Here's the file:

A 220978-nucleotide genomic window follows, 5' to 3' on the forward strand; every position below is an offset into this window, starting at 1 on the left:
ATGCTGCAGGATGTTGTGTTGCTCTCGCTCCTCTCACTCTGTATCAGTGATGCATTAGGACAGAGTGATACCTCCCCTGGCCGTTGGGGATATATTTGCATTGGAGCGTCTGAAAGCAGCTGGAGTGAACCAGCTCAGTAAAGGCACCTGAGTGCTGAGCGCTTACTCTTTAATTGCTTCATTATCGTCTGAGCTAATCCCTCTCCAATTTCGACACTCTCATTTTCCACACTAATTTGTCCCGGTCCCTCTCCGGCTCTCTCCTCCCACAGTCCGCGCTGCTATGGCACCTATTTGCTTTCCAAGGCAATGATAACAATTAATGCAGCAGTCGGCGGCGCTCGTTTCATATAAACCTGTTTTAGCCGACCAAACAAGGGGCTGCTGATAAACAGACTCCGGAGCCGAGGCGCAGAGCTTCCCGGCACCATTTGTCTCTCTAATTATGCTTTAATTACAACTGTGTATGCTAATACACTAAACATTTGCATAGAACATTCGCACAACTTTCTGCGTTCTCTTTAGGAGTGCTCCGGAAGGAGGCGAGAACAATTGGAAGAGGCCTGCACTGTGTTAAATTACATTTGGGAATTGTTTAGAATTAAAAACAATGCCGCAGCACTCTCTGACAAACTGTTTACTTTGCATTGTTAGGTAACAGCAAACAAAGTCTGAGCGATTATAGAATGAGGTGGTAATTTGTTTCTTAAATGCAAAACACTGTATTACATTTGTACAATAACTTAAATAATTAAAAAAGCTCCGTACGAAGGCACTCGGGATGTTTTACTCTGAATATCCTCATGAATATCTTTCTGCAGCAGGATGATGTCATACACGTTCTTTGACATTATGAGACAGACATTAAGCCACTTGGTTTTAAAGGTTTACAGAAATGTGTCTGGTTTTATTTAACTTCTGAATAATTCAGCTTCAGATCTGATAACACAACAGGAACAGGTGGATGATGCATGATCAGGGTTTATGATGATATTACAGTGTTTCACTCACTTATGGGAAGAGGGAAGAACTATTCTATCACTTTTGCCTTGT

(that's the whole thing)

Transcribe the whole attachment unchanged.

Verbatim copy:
A 220978-nucleotide genomic window follows, 5' to 3' on the forward strand; every position below is an offset into this window, starting at 1 on the left:
ATGCTGCAGGATGTTGTGTTGCTCTCGCTCCTCTCACTCTGTATCAGTGATGCATTAGGACAGAGTGATACCTCCCCTGGCCGTTGGGGATATATTTGCATTGGAGCGTCTGAAAGCAGCTGGAGTGAACCAGCTCAGTAAAGGCACCTGAGTGCTGAGCGCTTACTCTTTAATTGCTTCATTATCGTCTGAGCTAATCCCTCTCCAATTTCGACACTCTCATTTTCCACACTAATTTGTCCCGGTCCCTCTCCGGCTCTCTCCTCCCACAGTCCGCGCTGCTATGGCACCTATTTGCTTTCCAAGGCAATGATAACAATTAATGCAGCAGTCGGCGGCGCTCGTTTCATATAAACCTGTTTTAGCCGACCAAACAAGGGGCTGCTGATAAACAGACTCCGGAGCCGAGGCGCAGAGCTTCCCGGCACCATTTGTCTCTCTAATTATGCTTTAATTACAACTGTGTATGCTAATACACTAAACATTTGCATAGAACATTCGCACAACTTTCTGCGTTCTCTTTAGGAGTGCTCCGGAAGGAGGCGAGAACAATTGGAAGAGGCCTGCACTGTGTTAAATTACATTTGGGAATTGTTTAGAATTAAAAACAATGCCGCAGCACTCTCTGACAAACTGTTTACTTTGCATTGTTAGGTAACAGCAAACAAAGTCTGAGCGATTATAGAATGAGGTGGTAATTTGTTTCTTAAATGCAAAACACTGTATTACATTTGTACAATAACTTAAATAATTAAAAAAGCTCCGTACGAAGGCACTCGGGATGTTTTACTCTGAATATCCTCATGAATATCTTTCTGCAGCAGGATGATGTCATACACGTTCTTTGACATTATGAGACAGACATTAAGCCACTTGGTTTTAAAGGTTTACAGAAATGTGTCTGGTTTTATTTAACTTCTGAATAATTCAGCTTCAGATCTGATAACACAACAGGAACAGGTGGATGATGCATGATCAGGGTTTATGATGATATTACAGTGTTTCACTCACTTATGGGAAGAGGGAAGAACTATTCTATCACTTTTGCCTTGT